Paul Gustard will become defence coach in Eddie Jones’s new-look England set-up in time for the RBS 6 Nations campaign.
The former Leicester Tigers flanker will remain with Saracens for the next six weeks before assuming his new role with the Rugby Football Union (RFU).
The RFU confirmed Gustard’s appointment on Thursday after completing a smooth set of negotiations with Saracens, easing some of the pressure from the continued wrangling over Steve Borthwick’s move to the England set-up from Bristol.
Saracens rugby director Mark McCall has negotiated his wish to keep Gustard on hand at the Aviva Premiership club until mid-January, and that has sealed the 39-year-old’s step into the Test arena.
“To be given the chance with England is hugely humbling and I am thrilled to be involved,” said Gustard.
“I would like to thank Saracens for allowing me to leave and take up this opportunity. I hope that experience will stand me in good stead for this next challenge.
“This has been a difficult decision to make, but to coach England is an opportunity you just don’t turn down. I have enjoyed 10 wonderful years at Saracens, both as a player and as a coach.
“It’s been an incredible journey. I have made some amazing memories as part of such a special group, but there is a very exciting opportunity ahead for me that I’m really looking forward to.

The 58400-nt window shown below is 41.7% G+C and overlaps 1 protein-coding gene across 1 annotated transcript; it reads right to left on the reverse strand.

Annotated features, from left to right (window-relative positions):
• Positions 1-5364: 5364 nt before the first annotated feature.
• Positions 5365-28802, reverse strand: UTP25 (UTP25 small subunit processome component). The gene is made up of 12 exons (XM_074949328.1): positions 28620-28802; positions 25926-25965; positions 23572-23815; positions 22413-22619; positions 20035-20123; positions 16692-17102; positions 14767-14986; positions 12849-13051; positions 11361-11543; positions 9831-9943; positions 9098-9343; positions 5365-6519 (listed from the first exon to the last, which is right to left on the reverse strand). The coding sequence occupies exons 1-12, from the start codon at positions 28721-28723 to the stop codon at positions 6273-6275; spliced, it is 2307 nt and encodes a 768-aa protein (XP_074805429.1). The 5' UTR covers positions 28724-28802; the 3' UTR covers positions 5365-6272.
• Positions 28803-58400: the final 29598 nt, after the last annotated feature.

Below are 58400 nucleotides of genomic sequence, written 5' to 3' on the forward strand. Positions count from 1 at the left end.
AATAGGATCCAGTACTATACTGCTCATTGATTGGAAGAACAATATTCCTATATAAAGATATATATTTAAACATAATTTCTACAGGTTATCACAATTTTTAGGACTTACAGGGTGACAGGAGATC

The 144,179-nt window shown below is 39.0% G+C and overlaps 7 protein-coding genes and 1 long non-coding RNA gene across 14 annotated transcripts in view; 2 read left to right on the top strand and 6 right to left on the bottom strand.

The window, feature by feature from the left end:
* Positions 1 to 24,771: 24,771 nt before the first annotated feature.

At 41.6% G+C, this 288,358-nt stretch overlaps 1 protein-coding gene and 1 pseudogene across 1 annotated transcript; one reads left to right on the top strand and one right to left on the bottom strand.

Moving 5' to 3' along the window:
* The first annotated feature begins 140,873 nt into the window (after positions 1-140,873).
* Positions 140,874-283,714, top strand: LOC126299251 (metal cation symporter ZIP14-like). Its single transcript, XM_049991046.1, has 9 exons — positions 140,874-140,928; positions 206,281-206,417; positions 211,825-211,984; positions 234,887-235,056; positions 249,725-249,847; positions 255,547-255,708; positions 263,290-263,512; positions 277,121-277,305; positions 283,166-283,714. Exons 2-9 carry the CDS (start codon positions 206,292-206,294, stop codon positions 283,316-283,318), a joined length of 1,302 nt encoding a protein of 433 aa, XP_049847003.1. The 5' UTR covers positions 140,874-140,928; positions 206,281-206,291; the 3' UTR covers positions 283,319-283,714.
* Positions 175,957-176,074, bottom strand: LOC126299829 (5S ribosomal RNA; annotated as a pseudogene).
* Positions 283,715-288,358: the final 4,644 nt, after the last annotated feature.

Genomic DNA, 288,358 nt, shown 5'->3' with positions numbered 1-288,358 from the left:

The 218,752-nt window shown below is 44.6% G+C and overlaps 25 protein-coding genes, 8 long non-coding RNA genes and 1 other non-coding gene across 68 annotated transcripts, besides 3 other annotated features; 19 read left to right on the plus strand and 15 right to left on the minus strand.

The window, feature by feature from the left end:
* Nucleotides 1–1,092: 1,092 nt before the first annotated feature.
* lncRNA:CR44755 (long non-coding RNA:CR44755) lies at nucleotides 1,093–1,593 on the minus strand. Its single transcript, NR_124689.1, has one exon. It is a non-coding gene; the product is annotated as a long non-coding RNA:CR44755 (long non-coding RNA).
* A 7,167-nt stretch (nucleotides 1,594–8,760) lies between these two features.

“My focus now is the next six weeks by helping this brilliant playing and coaching group prepare for some important games.”
New head coach Jones’s revamped England coaching set-up continues to take shape, with the former Japan boss keen to have his support staff in place ahead of February’s Six Nations kick-off.
Bristol refused to accept assistant coach Borthwick’s resignation earlier this week, and continue to seek hefty compensation before sanctioning his switch to the England camp.
Borthwick and Jones teamed up to fine effect with Japan at the World Cup, and the RFU continue to expect the duo will be reunited with England, but Bristol’s public remonstrations have significantly delayed that process.
Former Australia boss Jones hailed Gustard’s work at Saracens on welcoming him to the England fold.
Gustard founded Saracens’ now-famed ‘wolf pack’ defensive mentality, where hunting and hounding opponents into costly errors proved an attacking weapon all of its own.
“An important part of England going forward is to make sure we keep the traditional and fundamental bits of English rugby in place and that has always been a strong set piece and a very aggressive defence,” said Jones.